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Sunday, Aug. 31, 2014

Students reminded 'Think First' FirstFirFirst

Tuesday, October 10, 2006

Each year about 600 people in Iowa will become paralyzed from a spinal cord injury; another 5,000 will suffer traumatic brain injuries. Fifthy percent of these injuries will happen to young people 15-24. Cars, motorcycles and diving injuries are the major cause.

The Storm Lake Middle School students took part in a presentation by TIPS/ Think First injury prevention program recently, which included many statistics and a factual talk by a young person who received a brain injury.

TIPS - Traumatic Injuries Prevention Strategies - Think First is a national organization which was founded by the American Association of Neurological Surgeons and the Congress of Neurological Surgeons. The goal is to reach students and remind them to Think First! before doing any activity.

"Every decision you make, every second, can change your life," the students were told.

"In life, you have choices. If you make the wrong choice, you pay the consequences," said speaker Lisa O'Neil. "Use your mind to protect your life, wear the gear and always buckle up. And please, don't use drugs or alcohol."

The students were told to "slow down and think." It was pointed out the leading cause of injuries is vehicle crashes followed by violence, falls and sports.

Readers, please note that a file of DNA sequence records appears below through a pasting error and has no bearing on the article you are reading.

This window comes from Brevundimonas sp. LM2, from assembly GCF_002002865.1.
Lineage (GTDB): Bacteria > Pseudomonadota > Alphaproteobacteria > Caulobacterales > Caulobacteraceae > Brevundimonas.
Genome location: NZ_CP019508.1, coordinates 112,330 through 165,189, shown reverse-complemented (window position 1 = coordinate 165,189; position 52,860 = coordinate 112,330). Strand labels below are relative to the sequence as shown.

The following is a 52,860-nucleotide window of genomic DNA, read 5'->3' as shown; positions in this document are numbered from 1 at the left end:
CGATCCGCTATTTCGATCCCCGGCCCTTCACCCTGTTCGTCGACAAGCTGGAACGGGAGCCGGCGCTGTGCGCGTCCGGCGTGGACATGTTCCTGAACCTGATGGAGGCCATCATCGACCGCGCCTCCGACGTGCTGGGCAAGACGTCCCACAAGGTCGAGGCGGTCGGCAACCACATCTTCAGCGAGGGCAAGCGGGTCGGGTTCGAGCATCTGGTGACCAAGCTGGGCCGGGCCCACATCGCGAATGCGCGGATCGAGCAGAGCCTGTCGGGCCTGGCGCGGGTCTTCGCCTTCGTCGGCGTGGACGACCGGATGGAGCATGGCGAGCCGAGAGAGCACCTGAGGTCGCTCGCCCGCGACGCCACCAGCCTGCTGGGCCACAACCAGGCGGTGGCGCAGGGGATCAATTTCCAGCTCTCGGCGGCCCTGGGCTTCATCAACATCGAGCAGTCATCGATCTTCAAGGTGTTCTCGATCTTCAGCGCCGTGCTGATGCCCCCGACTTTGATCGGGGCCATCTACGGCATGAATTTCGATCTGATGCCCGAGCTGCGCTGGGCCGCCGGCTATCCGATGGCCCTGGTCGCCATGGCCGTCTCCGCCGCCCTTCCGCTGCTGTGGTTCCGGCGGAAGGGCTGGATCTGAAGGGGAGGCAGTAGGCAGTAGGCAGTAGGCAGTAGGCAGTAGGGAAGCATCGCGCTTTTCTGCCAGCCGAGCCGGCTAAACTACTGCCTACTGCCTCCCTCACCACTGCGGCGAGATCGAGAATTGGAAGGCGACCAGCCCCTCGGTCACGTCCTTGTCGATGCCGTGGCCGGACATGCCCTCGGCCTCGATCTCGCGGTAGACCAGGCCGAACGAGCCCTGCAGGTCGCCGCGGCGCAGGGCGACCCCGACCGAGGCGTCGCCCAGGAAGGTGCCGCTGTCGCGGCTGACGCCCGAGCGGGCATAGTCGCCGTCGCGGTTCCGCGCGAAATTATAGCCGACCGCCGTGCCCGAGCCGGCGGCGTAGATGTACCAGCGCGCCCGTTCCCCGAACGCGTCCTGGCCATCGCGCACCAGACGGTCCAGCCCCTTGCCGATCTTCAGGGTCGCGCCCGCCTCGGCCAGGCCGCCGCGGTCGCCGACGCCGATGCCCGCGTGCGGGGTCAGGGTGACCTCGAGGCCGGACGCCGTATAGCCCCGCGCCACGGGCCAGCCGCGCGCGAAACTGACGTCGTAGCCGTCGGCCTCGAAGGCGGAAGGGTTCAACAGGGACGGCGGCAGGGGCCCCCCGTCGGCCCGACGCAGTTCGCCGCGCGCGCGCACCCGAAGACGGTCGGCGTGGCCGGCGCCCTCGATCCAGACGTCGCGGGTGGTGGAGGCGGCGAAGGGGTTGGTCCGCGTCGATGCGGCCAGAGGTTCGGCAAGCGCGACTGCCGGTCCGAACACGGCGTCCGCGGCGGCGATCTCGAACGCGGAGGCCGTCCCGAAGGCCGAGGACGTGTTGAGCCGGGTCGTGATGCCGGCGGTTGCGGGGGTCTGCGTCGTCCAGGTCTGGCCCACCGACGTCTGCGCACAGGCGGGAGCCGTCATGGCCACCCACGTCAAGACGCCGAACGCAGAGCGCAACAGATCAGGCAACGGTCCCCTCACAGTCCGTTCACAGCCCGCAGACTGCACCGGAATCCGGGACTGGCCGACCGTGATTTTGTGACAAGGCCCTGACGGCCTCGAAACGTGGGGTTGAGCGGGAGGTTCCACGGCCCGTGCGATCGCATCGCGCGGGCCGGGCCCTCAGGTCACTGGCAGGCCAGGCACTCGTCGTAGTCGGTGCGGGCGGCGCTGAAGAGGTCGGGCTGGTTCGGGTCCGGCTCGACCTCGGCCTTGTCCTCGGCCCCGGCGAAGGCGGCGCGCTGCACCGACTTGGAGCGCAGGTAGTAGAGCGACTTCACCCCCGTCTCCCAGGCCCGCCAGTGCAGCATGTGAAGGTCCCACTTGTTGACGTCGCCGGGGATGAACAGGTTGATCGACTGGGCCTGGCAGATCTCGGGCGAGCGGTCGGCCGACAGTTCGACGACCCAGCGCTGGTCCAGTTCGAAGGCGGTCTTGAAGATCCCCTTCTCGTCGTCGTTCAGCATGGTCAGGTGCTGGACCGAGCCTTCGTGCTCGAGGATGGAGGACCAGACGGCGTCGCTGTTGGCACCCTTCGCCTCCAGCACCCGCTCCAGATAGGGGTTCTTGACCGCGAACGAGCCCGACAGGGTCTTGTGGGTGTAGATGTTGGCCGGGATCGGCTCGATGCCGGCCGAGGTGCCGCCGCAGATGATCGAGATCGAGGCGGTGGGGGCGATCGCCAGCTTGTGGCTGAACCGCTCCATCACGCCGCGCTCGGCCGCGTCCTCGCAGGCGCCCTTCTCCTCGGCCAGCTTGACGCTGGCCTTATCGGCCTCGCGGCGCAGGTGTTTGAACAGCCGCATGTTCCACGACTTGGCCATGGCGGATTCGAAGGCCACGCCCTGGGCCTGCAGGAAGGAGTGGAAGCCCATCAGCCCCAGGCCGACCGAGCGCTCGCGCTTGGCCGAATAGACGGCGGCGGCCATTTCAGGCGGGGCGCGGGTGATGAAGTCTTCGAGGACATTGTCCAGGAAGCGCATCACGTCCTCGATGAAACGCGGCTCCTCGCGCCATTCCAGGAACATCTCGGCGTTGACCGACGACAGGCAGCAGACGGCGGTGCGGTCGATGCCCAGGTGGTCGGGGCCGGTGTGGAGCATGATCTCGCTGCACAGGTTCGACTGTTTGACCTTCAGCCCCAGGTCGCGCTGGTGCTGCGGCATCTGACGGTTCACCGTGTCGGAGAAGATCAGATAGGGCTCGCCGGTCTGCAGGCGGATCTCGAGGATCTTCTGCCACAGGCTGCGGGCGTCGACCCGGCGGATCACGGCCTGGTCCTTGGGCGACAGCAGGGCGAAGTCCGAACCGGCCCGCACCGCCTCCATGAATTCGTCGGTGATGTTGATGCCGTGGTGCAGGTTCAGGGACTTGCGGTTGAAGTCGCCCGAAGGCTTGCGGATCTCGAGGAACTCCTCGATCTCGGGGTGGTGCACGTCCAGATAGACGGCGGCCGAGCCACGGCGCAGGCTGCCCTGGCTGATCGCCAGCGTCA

Tony Ellis, a 29-year-old Gowrie High School graduate, suffered a brain injury when he was involved in a car accident where he was not using his seat belt. His life was changed and will never be the same.

Prior to the accident, he was very musical, an honor student and had a lot of friends. At the time, he was a 19-year-old college student studying pre-med.

"It was in the summer and I was headed to work. I was in a hurry." When he crashed, he flew out of the vehicle because he wasn't wearing a seatbelt.

He spent two months in a coma and underwent brain surgery and a great deal of therapy to learn to walk, talk and do other simple things again.

He now lives in a group home with others and has been taught a job. He has achieved the long goal of learning to drive again but, he stressed, "I always use my seat belt."

He was asked by the student why he wasn't wearing his seat belt the day of the accident. "It was my way of rebelling against my parents. That's not a good thing."

He enjoys playing the computer and his Play Station and spending time with family and friends.

"My life is way different now. We're not here to scare you but we want you to use what protective gear is available. And always Think First!"



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